Also, this review came in from Harbinger…
I saw a preview screening tonight of Richard Linklater's new film, A Scanner Darkly, based on the novel of same name by Philip K. Dick.
It was through my university just outside of Boston and was billed as a world premiere; I'm not sure if that's true or not, but given that I haven't heard any buzz about other screenings, it might very well be. According to one of the producers of the film, Erwin Stoff, who was on hand, the film we saw was about "95% complete".
There was some definite spots where the dialogue and sound mixes were a little clunky, odd Foley noises, etcetera. Also, mouth movements weren't always synched with the audio, and there was some other minor animation flubs. The print we saw was a DVD projected on to a large projection screen, so some of the colors were a little muted and the picture was not as sharp as it might have been. For the most part, however, it seemed to be the film as it will be shown in theaters in a few months.
And what a film it was!
Linklater and Keanu Reeves are reportedly both Philip K. Dick fanatics, but even so, I was surprised at how faithful the story was to the novel. All of the other film adaptations of Dick works (Blade Runner, Total Recall, Minority Report), while good films in their own right, have never captured the tone of the man's writing, sacrificing much of what made his work unique in favor of action sequences.
A Scanner Darkly bucks that trend entirely, preserving the plot and even most of the dialogue practically verbatim from the original text, perfectly creating the air of paranoia and psychological breakdown that suffuses every page of the novel. The rotoscope animation also helped greatly in this regard, with the constantly moving visual landscape complementing and supporting the slow dissolution of Bob Arctor's (Reeves) world. The film also conveys the message and themes of Dick's novel very effectively, from the destructive effects of drugs to the consequences of living in a world where government surveillance is a constant. It was amazing to see this story on screen and realize that Dick wrote the novel over thirty years ago; the man's prescience was remarkable.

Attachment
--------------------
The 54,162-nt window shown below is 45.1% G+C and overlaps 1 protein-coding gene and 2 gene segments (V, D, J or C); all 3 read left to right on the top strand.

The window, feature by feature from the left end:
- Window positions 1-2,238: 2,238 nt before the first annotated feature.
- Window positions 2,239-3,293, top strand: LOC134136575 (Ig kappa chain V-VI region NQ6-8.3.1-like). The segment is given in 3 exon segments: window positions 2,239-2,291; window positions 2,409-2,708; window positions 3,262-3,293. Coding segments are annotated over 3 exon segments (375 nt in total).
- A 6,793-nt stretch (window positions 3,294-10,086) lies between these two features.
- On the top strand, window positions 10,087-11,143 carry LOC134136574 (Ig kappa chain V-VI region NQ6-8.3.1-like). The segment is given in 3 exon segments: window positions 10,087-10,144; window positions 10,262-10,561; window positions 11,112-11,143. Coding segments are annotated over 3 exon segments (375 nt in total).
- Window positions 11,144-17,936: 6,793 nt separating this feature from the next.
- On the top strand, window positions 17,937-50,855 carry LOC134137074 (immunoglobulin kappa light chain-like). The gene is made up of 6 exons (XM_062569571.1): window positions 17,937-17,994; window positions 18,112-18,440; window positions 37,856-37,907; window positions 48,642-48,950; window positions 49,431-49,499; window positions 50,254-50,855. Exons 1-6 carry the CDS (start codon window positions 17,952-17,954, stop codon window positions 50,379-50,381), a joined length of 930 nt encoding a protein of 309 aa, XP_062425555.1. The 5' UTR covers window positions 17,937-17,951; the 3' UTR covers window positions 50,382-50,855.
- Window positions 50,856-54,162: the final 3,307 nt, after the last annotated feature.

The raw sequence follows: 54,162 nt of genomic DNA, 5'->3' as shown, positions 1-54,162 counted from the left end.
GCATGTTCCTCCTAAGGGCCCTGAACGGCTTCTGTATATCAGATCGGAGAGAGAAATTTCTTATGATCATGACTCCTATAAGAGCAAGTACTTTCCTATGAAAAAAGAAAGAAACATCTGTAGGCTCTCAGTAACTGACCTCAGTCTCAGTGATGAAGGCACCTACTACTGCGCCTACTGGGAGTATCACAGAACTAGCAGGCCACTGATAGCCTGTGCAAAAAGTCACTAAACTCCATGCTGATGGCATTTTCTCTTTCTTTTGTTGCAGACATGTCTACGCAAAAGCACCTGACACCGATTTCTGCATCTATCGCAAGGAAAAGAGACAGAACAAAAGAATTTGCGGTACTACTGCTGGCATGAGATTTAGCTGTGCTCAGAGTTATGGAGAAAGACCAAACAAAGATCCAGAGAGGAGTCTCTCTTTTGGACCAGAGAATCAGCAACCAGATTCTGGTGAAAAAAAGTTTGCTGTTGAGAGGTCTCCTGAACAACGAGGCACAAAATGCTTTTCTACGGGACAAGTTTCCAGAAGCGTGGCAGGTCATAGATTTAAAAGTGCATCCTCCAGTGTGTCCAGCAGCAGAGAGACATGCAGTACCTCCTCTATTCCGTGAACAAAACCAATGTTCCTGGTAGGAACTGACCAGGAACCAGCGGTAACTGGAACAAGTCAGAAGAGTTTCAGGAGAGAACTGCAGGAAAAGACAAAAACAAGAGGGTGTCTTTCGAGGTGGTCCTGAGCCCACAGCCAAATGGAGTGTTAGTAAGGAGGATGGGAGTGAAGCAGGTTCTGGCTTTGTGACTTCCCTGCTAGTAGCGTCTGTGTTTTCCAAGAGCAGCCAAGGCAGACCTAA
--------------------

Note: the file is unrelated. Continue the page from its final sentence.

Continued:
Any discussion of the film, however, would not be complete without mentioning the ensemble cast arrayed in support of Reeves' protagonist. Robert Downey, Jr., Woody Harrelson, Rory Cochrane and Winona Ryder turn in bravura performances as Arctor's drugged-out housemates and friends. Harrelson and Downey in particular steal virtually every scene in which they appear.
As far as faults, there weren't a great many. As I mentioned, some of the animation and sound was a little wonky in places. Also, the pacing seemed off at a few points; I found my attention drifting once or twice during the middle section of the film, but it was nothing that couldn't be corrected with some minor and judicious edits.
Some friends of mine that were with me and are unfamiliar with Dick's work were a little confused by the plotline, but seemed to get a handle on it after some brief discussion. Overall, however a thoroughly enjoyable film in its own right and a magnificent adaptation that it sure to please fans of the novel.